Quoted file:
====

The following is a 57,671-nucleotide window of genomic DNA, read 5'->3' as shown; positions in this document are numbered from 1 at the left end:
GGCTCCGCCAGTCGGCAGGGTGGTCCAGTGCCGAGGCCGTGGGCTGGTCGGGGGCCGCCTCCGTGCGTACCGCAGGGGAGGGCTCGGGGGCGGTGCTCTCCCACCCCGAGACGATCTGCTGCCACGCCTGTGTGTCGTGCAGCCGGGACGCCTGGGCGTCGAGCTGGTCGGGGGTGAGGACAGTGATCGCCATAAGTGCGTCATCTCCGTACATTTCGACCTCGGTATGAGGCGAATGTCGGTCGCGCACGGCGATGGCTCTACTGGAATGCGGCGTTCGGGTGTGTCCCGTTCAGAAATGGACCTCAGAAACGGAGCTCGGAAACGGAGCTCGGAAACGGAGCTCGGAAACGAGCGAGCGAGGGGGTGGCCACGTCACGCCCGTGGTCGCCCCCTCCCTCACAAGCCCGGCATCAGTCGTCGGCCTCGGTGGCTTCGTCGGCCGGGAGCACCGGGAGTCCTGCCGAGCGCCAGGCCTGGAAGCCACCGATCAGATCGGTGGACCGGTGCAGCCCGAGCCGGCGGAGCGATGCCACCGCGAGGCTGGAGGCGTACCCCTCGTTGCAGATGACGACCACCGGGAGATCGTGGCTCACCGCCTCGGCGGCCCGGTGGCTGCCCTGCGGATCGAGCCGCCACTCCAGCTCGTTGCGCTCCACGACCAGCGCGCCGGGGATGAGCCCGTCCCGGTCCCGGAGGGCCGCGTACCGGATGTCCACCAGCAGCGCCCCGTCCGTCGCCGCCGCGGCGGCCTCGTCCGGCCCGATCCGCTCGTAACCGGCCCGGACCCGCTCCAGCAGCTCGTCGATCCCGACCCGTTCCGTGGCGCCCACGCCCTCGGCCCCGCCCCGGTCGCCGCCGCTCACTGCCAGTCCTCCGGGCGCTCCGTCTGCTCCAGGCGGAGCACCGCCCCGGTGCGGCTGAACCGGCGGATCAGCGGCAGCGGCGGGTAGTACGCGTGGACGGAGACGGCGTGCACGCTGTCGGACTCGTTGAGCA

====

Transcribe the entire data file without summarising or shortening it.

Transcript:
The following is a 57,671-nucleotide window of genomic DNA, read 5'->3' as shown; positions in this document are numbered from 1 at the left end:
GGCTCCGCCAGTCGGCAGGGTGGTCCAGTGCCGAGGCCGTGGGCTGGTCGGGGGCCGCCTCCGTGCGTACCGCAGGGGAGGGCTCGGGGGCGGTGCTCTCCCACCCCGAGACGATCTGCTGCCACGCCTGTGTGTCGTGCAGCCGGGACGCCTGGGCGTCGAGCTGGTCGGGGGTGAGGACAGTGATCGCCATAAGTGCGTCATCTCCGTACATTTCGACCTCGGTATGAGGCGAATGTCGGTCGCGCACGGCGATGGCTCTACTGGAATGCGGCGTTCGGGTGTGTCCCGTTCAGAAATGGACCTCAGAAACGGAGCTCGGAAACGGAGCTCGGAAACGGAGCTCGGAAACGAGCGAGCGAGGGGGTGGCCACGTCACGCCCGTGGTCGCCCCCTCCCTCACAAGCCCGGCATCAGTCGTCGGCCTCGGTGGCTTCGTCGGCCGGGAGCACCGGGAGTCCTGCCGAGCGCCAGGCCTGGAAGCCACCGATCAGATCGGTGGACCGGTGCAGCCCGAGCCGGCGGAGCGATGCCACCGCGAGGCTGGAGGCGTACCCCTCGTTGCAGATGACGACCACCGGGAGATCGTGGCTCACCGCCTCGGCGGCCCGGTGGCTGCCCTGCGGATCGAGCCGCCACTCCAGCTCGTTGCGCTCCACGACCAGCGCGCCGGGGATGAGCCCGTCCCGGTCCCGGAGGGCCGCGTACCGGATGTCCACCAGCAGCGCCCCGTCCGTCGCCGCCGCGGCGGCCTCGTCCGGCCCGATCCGCTCGTAACCGGCCCGGACCCGCTCCAGCAGCTCGTCGATCCCGACCCGTTCCGTGGCGCCCACGCCCTCGGCCCCGCCCCGGTCGCCGCCGCTCACTGCCAGTCCTCCGGGCGCTCCGTCTGCTCCAGGCGGAGCACCGCCCCGGTGCGGCTGAACCGGCGGATCAGCGGCAGCGGCGGGTAGTACGCGTGGACGGAGACGGCGTGCACGCTGTCGGACTCGTTGAGCA